Industrial vs Enterprise networks have elements of overlap but often diverge, and OT vs IT patch management is no different. Patch management has been a key focus item for any cybersecurity program — and what’s not to like? It’s one of the few quantifiable ways of reducing the attack surface and overall risk.
But what has become automated and routine for Enterprise IT is still a difficult path to Mordor for OT. Let’s discuss the foundations of OT patch management and why one does not simply patch ICS.
ICS is a Fellowship
Although there are familiar faces from Enterprise in OT, such as network switches and Windows servers, the complex and diverse nature of ICS (Industrial Control Systems) architectures makes typical patch management a difficult quest.
This breakdown seems familiar to Enterprise IT, with the exception of PLCs/RTUs.
As ICS began to modernize their systems and subsystems, higher in the Purdue Model changed from special purpose to more generalized computing platforms.
The same firewalls, networking gear, servers, and workstations found in Enterprise are operating within ICS and can often be patched using the same mechanisms and automation available.
There may still be constraints as to exactly what and when a patch is pushed (see next section), but patching feels similar to IT.
As we get closer to the process, that’s where devices unique to ICS operate. While there is a significant amount of Enterprise IT-like systems in our ICS, the majority are PLCs and RTUs controlling or monitoring the process. These systems are patched or upgraded differently than a Windows server or workstation.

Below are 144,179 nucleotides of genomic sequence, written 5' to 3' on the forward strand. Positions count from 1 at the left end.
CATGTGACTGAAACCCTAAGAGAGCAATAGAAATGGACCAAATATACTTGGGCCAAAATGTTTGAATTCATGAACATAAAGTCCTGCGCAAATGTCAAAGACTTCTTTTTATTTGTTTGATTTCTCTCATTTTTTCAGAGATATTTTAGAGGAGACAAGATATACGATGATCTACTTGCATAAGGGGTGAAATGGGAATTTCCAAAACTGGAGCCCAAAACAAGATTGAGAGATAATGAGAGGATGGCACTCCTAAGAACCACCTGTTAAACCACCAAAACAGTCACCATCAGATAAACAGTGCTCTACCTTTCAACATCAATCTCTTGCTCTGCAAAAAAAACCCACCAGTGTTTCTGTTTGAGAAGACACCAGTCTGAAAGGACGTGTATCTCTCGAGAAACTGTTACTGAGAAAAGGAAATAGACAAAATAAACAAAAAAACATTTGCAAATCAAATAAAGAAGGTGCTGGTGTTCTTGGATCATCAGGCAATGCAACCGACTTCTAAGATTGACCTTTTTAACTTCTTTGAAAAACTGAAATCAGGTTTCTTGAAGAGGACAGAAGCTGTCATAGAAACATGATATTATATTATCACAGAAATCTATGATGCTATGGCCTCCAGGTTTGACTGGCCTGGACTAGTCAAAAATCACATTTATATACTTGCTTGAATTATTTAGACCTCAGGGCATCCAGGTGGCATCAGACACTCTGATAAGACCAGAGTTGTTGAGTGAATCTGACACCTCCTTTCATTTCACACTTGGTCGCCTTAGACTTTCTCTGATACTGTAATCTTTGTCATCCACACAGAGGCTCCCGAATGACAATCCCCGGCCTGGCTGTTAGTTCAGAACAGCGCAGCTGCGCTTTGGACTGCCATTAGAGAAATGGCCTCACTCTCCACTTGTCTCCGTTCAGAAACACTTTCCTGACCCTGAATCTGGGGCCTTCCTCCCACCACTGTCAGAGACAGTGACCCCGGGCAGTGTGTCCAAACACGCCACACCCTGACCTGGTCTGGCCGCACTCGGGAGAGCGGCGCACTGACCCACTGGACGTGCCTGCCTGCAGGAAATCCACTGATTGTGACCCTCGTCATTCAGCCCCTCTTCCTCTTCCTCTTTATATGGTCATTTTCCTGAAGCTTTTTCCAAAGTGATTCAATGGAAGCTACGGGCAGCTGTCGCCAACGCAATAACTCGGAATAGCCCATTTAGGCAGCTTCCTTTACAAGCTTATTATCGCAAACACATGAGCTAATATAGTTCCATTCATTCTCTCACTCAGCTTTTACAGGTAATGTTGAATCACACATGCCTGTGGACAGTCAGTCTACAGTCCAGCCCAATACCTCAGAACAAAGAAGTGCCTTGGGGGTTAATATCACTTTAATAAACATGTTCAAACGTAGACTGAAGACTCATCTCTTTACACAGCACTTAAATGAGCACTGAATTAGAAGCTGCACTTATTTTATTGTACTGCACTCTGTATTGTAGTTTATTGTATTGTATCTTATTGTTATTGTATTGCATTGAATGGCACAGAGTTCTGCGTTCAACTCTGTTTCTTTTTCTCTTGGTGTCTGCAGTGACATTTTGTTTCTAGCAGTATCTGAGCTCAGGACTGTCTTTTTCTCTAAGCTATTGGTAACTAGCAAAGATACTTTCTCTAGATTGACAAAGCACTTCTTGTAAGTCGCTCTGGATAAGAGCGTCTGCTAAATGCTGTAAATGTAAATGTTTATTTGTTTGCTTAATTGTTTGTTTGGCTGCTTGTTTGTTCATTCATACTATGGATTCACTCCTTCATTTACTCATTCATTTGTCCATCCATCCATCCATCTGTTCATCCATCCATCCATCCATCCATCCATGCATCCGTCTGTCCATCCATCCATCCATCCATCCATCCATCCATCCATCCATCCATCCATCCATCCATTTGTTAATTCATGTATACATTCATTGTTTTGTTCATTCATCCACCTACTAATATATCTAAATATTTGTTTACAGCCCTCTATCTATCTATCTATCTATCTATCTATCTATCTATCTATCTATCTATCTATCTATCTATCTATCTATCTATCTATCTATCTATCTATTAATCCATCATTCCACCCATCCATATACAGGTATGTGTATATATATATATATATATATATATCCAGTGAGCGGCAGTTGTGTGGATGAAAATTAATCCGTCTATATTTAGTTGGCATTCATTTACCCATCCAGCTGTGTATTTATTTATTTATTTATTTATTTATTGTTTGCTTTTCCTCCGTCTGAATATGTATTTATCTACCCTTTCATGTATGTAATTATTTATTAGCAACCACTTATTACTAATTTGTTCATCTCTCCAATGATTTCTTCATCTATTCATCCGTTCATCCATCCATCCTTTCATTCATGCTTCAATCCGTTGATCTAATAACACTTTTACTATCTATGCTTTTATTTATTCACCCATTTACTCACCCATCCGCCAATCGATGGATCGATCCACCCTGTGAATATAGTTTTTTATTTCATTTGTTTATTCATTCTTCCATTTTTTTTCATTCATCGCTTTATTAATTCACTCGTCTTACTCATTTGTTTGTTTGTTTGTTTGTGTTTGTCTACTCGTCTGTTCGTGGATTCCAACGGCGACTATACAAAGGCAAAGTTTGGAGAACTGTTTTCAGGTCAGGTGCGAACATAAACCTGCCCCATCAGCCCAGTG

And while the risks are not more significant, the process is manual and intensive.
Ride WSUS, Show us the Meaning of Haste
A quick reminder that for ICS, patching means:
- Downtime for the process
- Potential for “bricking” of devices
- Waiting for vendor-approved patches
- Orchestration between multiple OEMs, operators, and system integrators
Things that can be risky for ICS patching:
- Automated patching
- Bulk or patching on scale
- Rapid patch pushes
These unique attributes in ICS prevent the use of rapid patching to remediate vulnerabilities or bugs in the system. This forces asset owners to wait for maintenance windows or plant turns in order to perform patching. (See more about vulnerability/patching considerations here: https://synsaber.com/industrial-vulnerabilities/)
Automated or remote patching may not be available even if the operations group accepts the risks to the process.
It’s a Dangerous Business, Frodo, Upgrading the Firmware
Here’s a quick but not all-inclusive example of the patching/updating considerations for ICS devices. In this example, we’ll use the (in)famous Siemens S7-1200 and the evils of Stuxnet (reset the counter).
A CISA advisory (https://www.cisa.gov/uscert/ics/advisories/icsa-21-222-09) was released for this device last year that urges users to:
Sounds simple, right? We’ll use the S7-1200 manual to learn how to perform this firmware update (https://cache.industry.siemens.com/dl/files/465/36932465/att_106119/v1/s71200_system_manual_en-US_en-US.pdf, page 115).
Someone once told me that the amount of fun directly relates to the number of CAUTION labels that exist, so let’s take a look:
This is a very manual (but also very intentional) way of updating the S7-1200 CPU firmware. Although these cautions may look scary, processes such as these are more familiar to operators than cybersecurity folks.
But with 10s/100s/1000s of devices deployed in the field, we can see how patching for the purposes of security vulnerabilities can be overwhelming.
Note: Added in new versions of S7-1200 is the ability to perform this firmware upgrade via the device’s individual UI. Please reference page 519 (out of 984, head-splode emoji 🤯) of the manual linked above.
OT vs IT Patch Management – Journey’s End
While there may be some familiar faces in the ICS fellowship, such as enterprise services, workstations, and network devices, that doesn’t always mean patching is as automated or easy.
Care and consideration for patching ICS systems must be taken into account. Understanding these constraints helps us on our quest to secure OT, allowing us to effectively use the time and methods we have to patch ICS when it’s feasible.